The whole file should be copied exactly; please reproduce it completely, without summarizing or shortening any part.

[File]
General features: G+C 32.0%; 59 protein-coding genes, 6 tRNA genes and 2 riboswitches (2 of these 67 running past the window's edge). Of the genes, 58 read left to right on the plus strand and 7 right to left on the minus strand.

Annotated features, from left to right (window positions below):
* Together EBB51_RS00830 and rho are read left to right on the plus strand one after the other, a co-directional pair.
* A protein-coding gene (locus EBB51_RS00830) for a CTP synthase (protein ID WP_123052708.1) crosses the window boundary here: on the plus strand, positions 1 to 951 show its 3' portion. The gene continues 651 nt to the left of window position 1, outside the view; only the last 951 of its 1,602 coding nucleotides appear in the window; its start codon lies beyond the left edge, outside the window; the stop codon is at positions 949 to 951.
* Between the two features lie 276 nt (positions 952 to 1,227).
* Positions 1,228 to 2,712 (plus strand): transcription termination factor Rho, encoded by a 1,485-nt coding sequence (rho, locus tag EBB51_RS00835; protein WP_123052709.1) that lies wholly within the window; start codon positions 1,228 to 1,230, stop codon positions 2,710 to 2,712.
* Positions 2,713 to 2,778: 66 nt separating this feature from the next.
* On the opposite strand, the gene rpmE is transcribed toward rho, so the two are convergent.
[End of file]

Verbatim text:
General features: G+C 32.0%; 59 protein-coding genes, 6 tRNA genes and 2 riboswitches (2 of these 67 running past the window's edge). Of the genes, 58 read left to right on the plus strand and 7 right to left on the minus strand.

Annotated features, from left to right (window positions below):
* Together EBB51_RS00830 and rho are read left to right on the plus strand one after the other, a co-directional pair.
* A protein-coding gene (locus EBB51_RS00830) for a CTP synthase (protein ID WP_123052708.1) crosses the window boundary here: on the plus strand, positions 1 to 951 show its 3' portion. The gene continues 651 nt to the left of window position 1, outside the view; only the last 951 of its 1,602 coding nucleotides appear in the window; its start codon lies beyond the left edge, outside the window; the stop codon is at positions 949 to 951.
* Between the two features lie 276 nt (positions 952 to 1,227).
* Positions 1,228 to 2,712 (plus strand): transcription termination factor Rho, encoded by a 1,485-nt coding sequence (rho, locus tag EBB51_RS00835; protein WP_123052709.1) that lies wholly within the window; start codon positions 1,228 to 1,230, stop codon positions 2,710 to 2,712.
* Positions 2,713 to 2,778: 66 nt separating this feature from the next.
* On the opposite strand, the gene rpmE is transcribed toward rho, so the two are convergent.